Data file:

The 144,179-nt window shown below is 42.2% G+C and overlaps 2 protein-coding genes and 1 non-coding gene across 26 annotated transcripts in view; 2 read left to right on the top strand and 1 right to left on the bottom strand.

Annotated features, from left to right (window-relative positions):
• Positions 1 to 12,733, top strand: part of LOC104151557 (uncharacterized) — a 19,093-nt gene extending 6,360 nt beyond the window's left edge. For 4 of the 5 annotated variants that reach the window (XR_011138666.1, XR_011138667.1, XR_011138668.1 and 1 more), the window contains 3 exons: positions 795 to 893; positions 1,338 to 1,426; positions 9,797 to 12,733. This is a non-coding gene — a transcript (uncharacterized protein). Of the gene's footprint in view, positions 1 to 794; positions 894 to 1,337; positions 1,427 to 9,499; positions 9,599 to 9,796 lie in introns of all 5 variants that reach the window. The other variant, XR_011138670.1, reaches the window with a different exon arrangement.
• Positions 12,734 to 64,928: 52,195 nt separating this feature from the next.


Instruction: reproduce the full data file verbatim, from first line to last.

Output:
The 144,179-nt window shown below is 42.2% G+C and overlaps 2 protein-coding genes and 1 non-coding gene across 26 annotated transcripts in view; 2 read left to right on the top strand and 1 right to left on the bottom strand.

Annotated features, from left to right (window-relative positions):
• Positions 1 to 12,733, top strand: part of LOC104151557 (uncharacterized) — a 19,093-nt gene extending 6,360 nt beyond the window's left edge. For 4 of the 5 annotated variants that reach the window (XR_011138666.1, XR_011138667.1, XR_011138668.1 and 1 more), the window contains 3 exons: positions 795 to 893; positions 1,338 to 1,426; positions 9,797 to 12,733. This is a non-coding gene — a transcript (uncharacterized protein). Of the gene's footprint in view, positions 1 to 794; positions 894 to 1,337; positions 1,427 to 9,499; positions 9,599 to 9,796 lie in introns of all 5 variants that reach the window. The other variant, XR_011138670.1, reaches the window with a different exon arrangement.
• Positions 12,734 to 64,928: 52,195 nt separating this feature from the next.